Category Archives: Documents

U.S. Fish & Wildlife Service wolf recovery information online

For those of you who like to dig into source materials, the U.S. Fish and Wildlife Service maintains a web site with news, information and recovery status reports on gray wolves on the Northern Rockies. You’ll find it here:

The agency’s “Office of External Affairs” also maintains a page with links to wolf-related press releases, public notices, hearing transcripts, articles and studies at

Southwest Montana grizzly bear management plan approved

According to a recent press release, Montana FWP now has a plan in place for managing grizzly bears in the Greater Yellowstone Ecosystem if/when the bears are removed from the endangered species list . . .

As more than 700 grizzly bears begin to emerge from winter dens in southwestern Montana, state wildlife officials say a recently updated conservation plan shows Montana is well prepared to take over management of the federally threatened species.

The plan, approved by the Montana Fish & Wildlife Commission in February, was developed over the past year in conjunction with a programmatic environmental impact statement. The update addresses state management options once the Greater Yellowstone Area’s more than 700 grizzly bears are removed from the federal list of threatened species.

Read more . . .

Further reading: The management plan is available online at Click “SW MT Grizzly Bear Management Plan.”

U.S. Fish & Wildlife Service delays decision on wolverine protection

Over at the Missoulian, Rob Chaney posted more information about the delay in extending federal protections to wolverines . . .

Disputes over the science of wolverines has prompted the U.S. Fish and Wildlife Service to take an extra six months of study before it decides whether to put the elusive carnivore on the endangered species list.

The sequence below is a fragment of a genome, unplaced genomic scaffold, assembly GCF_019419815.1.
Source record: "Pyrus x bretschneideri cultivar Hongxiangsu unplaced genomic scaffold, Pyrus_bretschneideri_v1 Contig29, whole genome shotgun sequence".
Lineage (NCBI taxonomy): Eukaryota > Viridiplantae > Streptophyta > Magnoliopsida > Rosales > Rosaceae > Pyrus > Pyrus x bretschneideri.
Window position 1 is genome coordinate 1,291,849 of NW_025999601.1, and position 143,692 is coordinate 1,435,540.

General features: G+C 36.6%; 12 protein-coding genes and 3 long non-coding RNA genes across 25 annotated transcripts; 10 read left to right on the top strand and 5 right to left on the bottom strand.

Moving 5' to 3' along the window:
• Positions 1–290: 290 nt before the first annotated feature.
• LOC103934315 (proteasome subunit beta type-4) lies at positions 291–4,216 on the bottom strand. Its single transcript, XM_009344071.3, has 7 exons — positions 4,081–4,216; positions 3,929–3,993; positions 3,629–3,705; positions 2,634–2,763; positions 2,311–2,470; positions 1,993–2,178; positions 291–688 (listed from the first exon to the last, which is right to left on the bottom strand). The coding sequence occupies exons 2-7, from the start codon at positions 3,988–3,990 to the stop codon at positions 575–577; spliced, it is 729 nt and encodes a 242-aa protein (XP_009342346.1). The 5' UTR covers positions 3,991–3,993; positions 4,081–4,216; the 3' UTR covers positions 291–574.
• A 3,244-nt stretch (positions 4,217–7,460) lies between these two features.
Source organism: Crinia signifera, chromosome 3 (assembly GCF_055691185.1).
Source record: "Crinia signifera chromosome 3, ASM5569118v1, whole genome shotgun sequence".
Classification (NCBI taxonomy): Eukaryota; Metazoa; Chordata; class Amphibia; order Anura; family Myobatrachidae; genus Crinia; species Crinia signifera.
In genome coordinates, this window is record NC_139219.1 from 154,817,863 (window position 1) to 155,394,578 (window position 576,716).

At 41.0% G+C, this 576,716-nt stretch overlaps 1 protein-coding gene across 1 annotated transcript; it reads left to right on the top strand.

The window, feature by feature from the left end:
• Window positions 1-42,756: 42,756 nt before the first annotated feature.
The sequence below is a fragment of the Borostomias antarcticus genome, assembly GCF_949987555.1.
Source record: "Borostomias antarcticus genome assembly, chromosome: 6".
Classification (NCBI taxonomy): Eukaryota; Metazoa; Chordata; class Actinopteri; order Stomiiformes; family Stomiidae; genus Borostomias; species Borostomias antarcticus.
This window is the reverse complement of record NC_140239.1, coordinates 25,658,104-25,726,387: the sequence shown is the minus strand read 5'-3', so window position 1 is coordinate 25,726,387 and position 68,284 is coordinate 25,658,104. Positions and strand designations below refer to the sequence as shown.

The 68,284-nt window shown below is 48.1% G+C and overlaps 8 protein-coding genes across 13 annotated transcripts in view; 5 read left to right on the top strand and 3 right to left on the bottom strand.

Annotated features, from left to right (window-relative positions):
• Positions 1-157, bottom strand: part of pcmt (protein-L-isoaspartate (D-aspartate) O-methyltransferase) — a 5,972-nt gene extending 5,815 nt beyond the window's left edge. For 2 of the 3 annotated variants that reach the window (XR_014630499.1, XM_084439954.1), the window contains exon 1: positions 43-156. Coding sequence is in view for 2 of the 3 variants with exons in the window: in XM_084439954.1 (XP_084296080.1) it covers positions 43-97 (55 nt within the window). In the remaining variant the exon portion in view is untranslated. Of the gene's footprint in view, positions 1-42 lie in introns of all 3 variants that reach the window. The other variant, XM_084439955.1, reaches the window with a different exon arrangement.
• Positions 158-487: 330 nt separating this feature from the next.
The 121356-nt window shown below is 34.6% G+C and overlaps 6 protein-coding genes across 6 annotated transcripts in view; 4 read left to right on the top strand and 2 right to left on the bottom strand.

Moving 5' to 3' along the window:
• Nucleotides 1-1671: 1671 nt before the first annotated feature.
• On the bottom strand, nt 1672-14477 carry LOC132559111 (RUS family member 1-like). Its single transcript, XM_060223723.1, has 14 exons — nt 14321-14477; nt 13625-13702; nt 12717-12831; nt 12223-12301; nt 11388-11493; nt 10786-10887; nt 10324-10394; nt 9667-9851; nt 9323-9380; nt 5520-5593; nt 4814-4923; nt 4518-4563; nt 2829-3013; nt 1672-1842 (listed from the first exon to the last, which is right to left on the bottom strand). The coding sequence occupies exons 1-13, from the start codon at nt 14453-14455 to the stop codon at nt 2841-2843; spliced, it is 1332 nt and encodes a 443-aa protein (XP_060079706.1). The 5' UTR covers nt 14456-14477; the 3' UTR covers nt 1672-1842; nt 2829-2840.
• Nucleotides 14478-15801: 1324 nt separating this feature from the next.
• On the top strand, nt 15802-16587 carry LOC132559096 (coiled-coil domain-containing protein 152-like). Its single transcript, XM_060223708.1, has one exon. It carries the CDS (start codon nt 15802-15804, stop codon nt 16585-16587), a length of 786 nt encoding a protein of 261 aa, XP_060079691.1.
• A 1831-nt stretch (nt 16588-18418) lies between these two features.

The agency already extended its public comment period once through Dec. 2, after receiving conflicting opinions on the reliability of available research earlier this year. Wolverines had been considered “warranted but precluded” from ESA protection until 2012, when FWS decided to make a more thorough review.

“During the six-month extension, we will be formally engaging with experts in the scientific community to further evaluate areas of scientific disagreement and uncertainty as they relate to the wolverine delisting,” the agency said in a written statement Tuesday. “We intend that any final action resulting from these proposals be based on the best scientific and commercial data available and be as accurate and as effective as possible.”

Read more . . .

Note: The instructions in the article for retrieving information about the proposed rule to list wolverines under the Endangered Species Act have minor errors. The best approach seems to be to open the entire “docket folder” and browse the contents.

Researchers find grizzlies not heavily dependent on whitebark pine nuts

The grizzly bear delisting saga continues . . .

Grizzly bears in the greater Yellowstone ecosystem have a varied diet and are minimally affected by the decline in the number of whitebark pine trees, federal research found.

The findings were presented Thursday in Bozeman at a meeting of the Yellowstone Ecosystem Subcommittee of the Interagency Grizzly Bear Committee. The subcommittee voted 10-4 to accept the research findings. It also gave preliminary approval to a motion that recommends the U.S. Fish and Wildlife Service remove federal protections for the bears, currently listed as “threatened.”

The USFWS delisted the bears in 2007, but a federal judge returned the protection two years later, saying the effect of the decline in whitebark pine trees on bears wasn’t given adequate consideration. Whitebark pine nuts are a key food source for grizzlies as they prepare for hibernation.

Research found that grizzly bears eat more than 200 types of food, 75 of them frequently. That means when one food source is low, as the whitebark pine is, they find another, said Frank van Manen, interagency study team leader.

Read more . . .

See also: Grizzly Bear Subcommittee Recommends Delisting in Yellowstone

Baucus testifies for North Fork Watershed Protection Act

Sen Max Baucus begins a serious push to gain passage of the North Fork Watershed Protection Act . . .

Two days after announcing his retirement and, in doing so, promising a full-court press to protect some of Montana’s most pristine places, U.S. Sen. Max Baucus testified before the Senate Energy and Natural Resources Committee to promote the North Fork Watershed Protection Act, a bill that would permanently protect the American side of the North Fork watershed from new energy development.